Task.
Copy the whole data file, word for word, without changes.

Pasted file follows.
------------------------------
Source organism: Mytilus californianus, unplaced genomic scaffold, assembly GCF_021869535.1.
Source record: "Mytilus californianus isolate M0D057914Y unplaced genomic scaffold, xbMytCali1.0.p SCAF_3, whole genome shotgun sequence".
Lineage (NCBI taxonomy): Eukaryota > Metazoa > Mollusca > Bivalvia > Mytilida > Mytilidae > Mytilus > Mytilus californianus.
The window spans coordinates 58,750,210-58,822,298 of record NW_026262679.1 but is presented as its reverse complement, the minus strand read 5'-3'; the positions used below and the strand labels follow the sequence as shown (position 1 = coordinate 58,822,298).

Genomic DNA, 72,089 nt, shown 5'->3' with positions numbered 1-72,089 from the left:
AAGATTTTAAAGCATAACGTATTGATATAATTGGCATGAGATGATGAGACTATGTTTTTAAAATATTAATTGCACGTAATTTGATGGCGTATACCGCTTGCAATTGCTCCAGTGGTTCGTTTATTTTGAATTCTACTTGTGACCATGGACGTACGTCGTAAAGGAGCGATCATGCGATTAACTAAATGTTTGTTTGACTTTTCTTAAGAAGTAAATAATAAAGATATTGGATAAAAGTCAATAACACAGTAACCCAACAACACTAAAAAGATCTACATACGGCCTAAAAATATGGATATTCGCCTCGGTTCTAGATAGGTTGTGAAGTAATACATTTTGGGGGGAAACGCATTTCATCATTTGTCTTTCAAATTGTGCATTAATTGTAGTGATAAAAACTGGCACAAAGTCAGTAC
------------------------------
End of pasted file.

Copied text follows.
Source organism: Mytilus californianus, unplaced genomic scaffold, assembly GCF_021869535.1.
Source record: "Mytilus californianus isolate M0D057914Y unplaced genomic scaffold, xbMytCali1.0.p SCAF_3, whole genome shotgun sequence".
Lineage (NCBI taxonomy): Eukaryota > Metazoa > Mollusca > Bivalvia > Mytilida > Mytilidae > Mytilus > Mytilus californianus.
The window spans coordinates 58,750,210-58,822,298 of record NW_026262679.1 but is presented as its reverse complement, the minus strand read 5'-3'; the positions used below and the strand labels follow the sequence as shown (position 1 = coordinate 58,822,298).

Genomic DNA, 72,089 nt, shown 5'->3' with positions numbered 1-72,089 from the left:
AAGATTTTAAAGCATAACGTATTGATATAATTGGCATGAGATGATGAGACTATGTTTTTAAAATATTAATTGCACGTAATTTGATGGCGTATACCGCTTGCAATTGCTCCAGTGGTTCGTTTATTTTGAATTCTACTTGTGACCATGGACGTACGTCGTAAAGGAGCGATCATGCGATTAACTAAATGTTTGTTTGACTTTTCTTAAGAAGTAAATAATAAAGATATTGGATAAAAGTCAATAACACAGTAACCCAACAACACTAAAAAGATCTACATACGGCCTAAAAATATGGATATTCGCCTCGGTTCTAGATAGGTTGTGAAGTAATACATTTTGGGGGGAAACGCATTTCATCATTTGTCTTTCAAATTGTGCATTAATTGTAGTGATAAAAACTGGCACAAAGTCAGTAC